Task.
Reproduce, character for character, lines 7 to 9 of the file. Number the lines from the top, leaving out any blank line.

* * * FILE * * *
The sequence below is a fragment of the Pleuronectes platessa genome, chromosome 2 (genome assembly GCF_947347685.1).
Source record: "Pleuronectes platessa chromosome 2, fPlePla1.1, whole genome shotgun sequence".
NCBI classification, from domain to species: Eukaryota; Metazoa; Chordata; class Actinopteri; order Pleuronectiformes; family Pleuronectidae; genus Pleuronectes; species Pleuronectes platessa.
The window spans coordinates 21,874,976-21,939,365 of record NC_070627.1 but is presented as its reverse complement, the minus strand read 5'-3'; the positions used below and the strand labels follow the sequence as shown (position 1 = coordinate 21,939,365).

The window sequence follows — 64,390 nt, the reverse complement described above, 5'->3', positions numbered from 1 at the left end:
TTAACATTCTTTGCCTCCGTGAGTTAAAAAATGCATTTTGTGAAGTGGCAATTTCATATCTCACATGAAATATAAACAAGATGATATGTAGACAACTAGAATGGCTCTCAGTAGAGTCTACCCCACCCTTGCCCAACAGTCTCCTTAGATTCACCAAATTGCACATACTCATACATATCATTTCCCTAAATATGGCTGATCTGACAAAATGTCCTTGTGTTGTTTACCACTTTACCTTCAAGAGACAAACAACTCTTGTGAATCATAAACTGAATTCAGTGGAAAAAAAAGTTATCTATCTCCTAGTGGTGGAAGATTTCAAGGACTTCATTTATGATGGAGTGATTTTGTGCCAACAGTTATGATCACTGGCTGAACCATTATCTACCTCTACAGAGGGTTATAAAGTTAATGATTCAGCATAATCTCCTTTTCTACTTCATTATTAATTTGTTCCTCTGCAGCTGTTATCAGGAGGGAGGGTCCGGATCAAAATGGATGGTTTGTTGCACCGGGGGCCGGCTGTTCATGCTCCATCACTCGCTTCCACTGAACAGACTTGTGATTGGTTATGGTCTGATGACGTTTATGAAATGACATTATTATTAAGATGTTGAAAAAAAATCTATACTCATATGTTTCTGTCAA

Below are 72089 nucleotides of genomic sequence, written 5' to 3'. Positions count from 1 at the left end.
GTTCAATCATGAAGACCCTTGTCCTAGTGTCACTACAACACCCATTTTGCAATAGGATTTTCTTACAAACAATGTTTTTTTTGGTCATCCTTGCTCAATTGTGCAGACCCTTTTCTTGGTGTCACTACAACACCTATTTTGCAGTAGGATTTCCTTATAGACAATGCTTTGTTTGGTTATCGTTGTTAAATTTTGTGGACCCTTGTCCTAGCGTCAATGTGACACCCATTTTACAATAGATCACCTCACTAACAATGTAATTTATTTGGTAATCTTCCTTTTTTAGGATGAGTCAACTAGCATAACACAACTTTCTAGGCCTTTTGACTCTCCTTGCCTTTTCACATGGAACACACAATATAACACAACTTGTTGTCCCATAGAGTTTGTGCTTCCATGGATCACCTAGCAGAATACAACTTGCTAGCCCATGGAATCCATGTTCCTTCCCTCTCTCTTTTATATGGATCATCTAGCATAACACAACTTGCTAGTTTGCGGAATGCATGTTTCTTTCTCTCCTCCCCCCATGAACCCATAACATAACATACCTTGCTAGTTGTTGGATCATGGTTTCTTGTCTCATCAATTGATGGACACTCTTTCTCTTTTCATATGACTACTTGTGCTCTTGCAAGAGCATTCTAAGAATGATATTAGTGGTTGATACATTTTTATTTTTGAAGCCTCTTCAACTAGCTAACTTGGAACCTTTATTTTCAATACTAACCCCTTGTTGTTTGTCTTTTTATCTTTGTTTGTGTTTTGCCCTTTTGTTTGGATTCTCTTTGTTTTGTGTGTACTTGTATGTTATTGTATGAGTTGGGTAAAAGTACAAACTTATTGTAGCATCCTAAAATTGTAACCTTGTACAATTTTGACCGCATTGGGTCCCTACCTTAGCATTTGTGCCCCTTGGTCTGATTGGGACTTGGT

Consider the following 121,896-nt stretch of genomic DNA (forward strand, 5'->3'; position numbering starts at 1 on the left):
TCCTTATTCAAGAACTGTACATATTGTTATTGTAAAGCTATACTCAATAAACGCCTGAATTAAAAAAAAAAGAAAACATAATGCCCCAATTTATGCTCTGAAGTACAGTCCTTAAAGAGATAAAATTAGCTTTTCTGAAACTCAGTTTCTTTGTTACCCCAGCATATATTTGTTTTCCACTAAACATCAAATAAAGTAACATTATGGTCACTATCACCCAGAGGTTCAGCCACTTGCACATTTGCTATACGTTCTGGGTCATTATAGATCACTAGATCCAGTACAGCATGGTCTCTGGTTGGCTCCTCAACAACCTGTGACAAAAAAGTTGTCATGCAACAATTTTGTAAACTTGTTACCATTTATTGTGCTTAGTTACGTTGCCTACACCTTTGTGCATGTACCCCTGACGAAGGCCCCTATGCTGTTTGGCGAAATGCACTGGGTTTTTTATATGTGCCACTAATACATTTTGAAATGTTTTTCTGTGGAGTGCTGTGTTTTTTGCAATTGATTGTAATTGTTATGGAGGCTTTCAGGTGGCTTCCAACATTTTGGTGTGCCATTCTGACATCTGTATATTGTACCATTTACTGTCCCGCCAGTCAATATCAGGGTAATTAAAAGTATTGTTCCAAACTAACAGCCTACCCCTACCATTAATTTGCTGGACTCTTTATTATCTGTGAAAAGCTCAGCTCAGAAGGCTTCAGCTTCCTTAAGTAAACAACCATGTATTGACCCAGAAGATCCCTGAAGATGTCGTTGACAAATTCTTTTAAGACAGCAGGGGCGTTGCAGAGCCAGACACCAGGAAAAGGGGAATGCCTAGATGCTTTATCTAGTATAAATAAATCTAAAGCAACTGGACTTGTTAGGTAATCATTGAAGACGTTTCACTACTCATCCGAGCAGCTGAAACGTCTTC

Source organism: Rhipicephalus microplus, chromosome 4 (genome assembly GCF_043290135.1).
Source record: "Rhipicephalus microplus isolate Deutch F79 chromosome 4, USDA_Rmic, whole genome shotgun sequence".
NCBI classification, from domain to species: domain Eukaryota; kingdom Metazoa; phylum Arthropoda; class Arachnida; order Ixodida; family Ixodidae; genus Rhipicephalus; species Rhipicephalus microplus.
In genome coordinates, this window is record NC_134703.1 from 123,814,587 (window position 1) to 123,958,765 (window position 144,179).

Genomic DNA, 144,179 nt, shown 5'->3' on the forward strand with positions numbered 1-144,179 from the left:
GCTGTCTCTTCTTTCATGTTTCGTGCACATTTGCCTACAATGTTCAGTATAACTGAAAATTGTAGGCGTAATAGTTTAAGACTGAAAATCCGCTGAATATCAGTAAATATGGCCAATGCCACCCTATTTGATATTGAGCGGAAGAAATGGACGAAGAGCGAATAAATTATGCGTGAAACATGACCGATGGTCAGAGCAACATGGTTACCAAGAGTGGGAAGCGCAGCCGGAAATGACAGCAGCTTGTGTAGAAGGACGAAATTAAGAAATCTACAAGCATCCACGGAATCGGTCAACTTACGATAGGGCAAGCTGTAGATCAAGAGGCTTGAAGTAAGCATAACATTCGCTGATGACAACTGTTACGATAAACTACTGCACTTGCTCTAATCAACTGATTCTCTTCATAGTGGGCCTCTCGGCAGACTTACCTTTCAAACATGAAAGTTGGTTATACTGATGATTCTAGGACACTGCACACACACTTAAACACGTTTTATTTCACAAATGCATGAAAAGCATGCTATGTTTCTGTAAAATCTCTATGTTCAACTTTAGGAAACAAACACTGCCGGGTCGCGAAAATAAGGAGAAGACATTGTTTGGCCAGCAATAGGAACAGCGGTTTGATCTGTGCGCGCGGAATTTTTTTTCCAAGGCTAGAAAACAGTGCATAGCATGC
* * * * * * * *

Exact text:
Below are 72089 nucleotides of genomic sequence, written 5' to 3'. Positions count from 1 at the left end.
GTTCAATCATGAAGACCCTTGTCCTAGTGTCACTACAACACCCATTTTGCAATAGGATTTTCTTACAAACAATGTTTTTTTTGGTCATCCTTGCTCAATTGTGCAGACCCTTTTCTTGGTGTCACTACAACACCTATTTTGCAGTAGGATTTCCTTATAGACAATGCTTTGTTTGGTTATCGTTGTTAAATTTTGTGGACCCTTGTCCTAGCGTCAATGTGACACCCATTTTACAATAGATCACCTCACTAACAATGTAATTTATTTGGTAATCTTCCTTTTTTAGGATGAGTCAACTAGCATAACACAACTTTCTAGGCCTTTTGACTCTCCTTGCCTTTTCACATGGAACACACAATATAACACAACTTGTTGTCCCATAGAGTTTGTGCTTCCATGGATCACCTAGCAGAATACAACTTGCTAGCCCATGGAATCCATGTTCCTTCCCTCTCTCTTTTATATGGATCATCTAGCATAACACAACTTGCTAGTTTGCGGAATGCATGTTTCTTTCTCTCCTCCCCCCATGAACCCATAACATAACATACCTTGCTAGTTGTTGGATCATGGTTTCTTGTCTCATCAATTGATGGACACTCTTTCTCTTTTCATATGACTACTTGTGCTCTTGCAAGAGCATTCTAAGAATGATATTAGTGGTTGATACATTTTTATTTTTGAAGCCTCTTCAACTAGCTAACTTGGAACCTTTATTTTCAATACTAACCCCTTGTTGTTTGTCTTTTTATCTTTGTTTGTGTTTTGCCCTTTTGTTTGGATTCTCTTTGTTTTGTGTGTACTTGTATGTTATTGTATGAGTTGGGTAAAAGTACAAACTTATTGTAGCATCCTAAAATTGTAACCTTGTACAATTTTGACCGCATTGGGTCCCTACCTTAGCATTTGTGCCCCTTGGTCTGATTGGGACTTGGT

Consider the following 121,896-nt stretch of genomic DNA (forward strand, 5'->3'; position numbering starts at 1 on the left):